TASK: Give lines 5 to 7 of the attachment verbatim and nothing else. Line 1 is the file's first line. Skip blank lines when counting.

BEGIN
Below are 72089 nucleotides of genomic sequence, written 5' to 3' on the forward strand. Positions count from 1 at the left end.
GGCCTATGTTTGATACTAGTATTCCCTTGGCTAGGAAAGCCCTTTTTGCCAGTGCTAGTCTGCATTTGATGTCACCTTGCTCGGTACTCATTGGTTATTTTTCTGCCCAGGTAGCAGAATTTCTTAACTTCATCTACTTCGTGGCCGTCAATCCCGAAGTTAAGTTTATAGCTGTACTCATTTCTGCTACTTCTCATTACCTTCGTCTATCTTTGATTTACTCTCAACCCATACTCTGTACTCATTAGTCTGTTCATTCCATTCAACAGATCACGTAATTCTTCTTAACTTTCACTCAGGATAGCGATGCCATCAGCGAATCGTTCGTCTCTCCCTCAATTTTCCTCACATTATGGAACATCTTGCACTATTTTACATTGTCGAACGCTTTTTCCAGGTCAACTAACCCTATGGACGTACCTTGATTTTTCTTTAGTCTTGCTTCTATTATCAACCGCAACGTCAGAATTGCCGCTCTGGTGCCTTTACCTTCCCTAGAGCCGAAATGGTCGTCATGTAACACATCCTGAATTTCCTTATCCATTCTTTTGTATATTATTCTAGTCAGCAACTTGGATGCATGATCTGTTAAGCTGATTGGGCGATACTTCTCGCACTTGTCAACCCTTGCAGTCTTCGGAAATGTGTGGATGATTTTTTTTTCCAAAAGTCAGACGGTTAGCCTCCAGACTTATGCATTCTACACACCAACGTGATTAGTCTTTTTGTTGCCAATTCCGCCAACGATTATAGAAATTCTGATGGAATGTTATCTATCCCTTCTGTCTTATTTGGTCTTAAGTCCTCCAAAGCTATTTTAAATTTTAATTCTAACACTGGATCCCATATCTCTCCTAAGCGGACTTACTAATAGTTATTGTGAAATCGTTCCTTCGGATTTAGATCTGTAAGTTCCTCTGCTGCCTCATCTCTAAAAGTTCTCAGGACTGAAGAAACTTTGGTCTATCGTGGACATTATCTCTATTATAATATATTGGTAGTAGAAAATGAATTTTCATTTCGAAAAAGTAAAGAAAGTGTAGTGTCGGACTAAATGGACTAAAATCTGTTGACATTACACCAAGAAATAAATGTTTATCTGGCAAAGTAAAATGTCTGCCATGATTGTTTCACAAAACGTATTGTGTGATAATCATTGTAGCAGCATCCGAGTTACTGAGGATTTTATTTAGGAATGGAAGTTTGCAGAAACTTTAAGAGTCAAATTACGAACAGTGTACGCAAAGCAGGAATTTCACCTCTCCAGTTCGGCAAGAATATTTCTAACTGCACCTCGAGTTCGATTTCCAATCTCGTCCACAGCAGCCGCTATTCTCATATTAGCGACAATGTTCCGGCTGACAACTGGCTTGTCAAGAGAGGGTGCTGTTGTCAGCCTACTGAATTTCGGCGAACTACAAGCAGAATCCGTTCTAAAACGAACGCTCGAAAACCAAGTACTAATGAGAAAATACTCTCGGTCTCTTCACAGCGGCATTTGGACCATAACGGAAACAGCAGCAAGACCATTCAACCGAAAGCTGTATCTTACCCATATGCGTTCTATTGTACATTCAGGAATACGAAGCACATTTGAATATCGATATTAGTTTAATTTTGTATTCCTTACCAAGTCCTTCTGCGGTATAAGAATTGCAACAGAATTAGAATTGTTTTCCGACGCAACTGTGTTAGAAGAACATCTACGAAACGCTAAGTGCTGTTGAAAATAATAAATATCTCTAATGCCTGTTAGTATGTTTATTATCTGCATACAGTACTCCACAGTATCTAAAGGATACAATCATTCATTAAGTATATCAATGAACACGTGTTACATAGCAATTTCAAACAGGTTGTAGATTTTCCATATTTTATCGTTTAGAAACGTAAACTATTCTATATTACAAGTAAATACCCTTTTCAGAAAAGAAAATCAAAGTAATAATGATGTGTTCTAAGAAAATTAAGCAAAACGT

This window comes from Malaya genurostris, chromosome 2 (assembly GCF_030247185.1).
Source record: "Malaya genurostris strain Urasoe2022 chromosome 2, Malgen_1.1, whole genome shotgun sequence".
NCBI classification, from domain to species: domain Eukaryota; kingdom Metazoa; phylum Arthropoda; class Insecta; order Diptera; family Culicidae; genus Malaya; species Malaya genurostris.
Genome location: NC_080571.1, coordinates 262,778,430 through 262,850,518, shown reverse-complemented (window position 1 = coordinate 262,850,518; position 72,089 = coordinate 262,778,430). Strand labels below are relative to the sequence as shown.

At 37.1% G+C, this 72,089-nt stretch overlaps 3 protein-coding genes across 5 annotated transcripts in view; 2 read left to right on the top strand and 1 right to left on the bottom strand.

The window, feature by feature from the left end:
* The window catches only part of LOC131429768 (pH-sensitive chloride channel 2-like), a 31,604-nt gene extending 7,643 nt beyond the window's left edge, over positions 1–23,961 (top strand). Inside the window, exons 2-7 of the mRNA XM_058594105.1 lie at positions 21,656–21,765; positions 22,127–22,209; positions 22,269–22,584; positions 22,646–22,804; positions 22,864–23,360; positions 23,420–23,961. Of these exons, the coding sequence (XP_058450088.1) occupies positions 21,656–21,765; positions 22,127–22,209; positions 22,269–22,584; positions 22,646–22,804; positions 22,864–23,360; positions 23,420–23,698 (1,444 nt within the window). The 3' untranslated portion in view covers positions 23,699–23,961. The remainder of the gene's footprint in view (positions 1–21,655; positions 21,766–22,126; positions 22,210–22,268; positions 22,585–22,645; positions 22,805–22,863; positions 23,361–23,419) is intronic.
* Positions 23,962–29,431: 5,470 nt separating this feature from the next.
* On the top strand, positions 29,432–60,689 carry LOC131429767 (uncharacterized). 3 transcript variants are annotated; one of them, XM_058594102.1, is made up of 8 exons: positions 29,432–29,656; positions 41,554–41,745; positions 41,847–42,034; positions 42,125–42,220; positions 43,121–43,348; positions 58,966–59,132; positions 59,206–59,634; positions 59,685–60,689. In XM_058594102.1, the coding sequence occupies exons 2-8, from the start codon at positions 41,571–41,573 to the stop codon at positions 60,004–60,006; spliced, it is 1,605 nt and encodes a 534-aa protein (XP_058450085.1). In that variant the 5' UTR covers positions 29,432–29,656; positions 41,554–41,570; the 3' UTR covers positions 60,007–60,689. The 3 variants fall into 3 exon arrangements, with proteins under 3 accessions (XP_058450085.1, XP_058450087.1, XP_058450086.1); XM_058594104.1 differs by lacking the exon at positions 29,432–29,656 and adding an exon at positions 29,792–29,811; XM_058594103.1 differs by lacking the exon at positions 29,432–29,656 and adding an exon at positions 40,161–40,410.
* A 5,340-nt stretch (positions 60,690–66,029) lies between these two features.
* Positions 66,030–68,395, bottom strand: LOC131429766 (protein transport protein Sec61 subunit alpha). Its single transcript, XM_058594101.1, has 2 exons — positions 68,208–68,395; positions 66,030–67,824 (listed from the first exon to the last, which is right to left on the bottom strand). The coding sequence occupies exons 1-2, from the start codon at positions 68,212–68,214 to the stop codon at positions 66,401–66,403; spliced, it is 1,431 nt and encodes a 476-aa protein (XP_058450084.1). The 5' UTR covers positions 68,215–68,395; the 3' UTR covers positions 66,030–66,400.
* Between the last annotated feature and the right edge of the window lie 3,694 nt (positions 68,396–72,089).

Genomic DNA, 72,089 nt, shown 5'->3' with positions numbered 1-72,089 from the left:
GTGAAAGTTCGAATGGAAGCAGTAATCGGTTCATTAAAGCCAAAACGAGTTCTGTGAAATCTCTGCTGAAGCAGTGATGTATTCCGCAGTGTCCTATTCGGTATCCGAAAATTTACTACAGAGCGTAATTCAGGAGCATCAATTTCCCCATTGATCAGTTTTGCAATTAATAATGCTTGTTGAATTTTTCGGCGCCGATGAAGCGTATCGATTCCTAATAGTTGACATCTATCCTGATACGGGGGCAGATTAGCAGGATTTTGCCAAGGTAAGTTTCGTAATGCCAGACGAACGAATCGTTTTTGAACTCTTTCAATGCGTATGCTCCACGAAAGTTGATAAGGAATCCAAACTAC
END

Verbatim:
NCBI classification, from domain to species: domain Eukaryota; kingdom Metazoa; phylum Arthropoda; class Insecta; order Diptera; family Culicidae; genus Malaya; species Malaya genurostris.
Genome location: NC_080571.1, coordinates 262,778,430 through 262,850,518, shown reverse-complemented (window position 1 = coordinate 262,850,518; position 72,089 = coordinate 262,778,430). Strand labels below are relative to the sequence as shown.

At 37.1% G+C, this 72,089-nt stretch overlaps 3 protein-coding genes across 5 annotated transcripts in view; 2 read left to right on the top strand and 1 right to left on the bottom strand.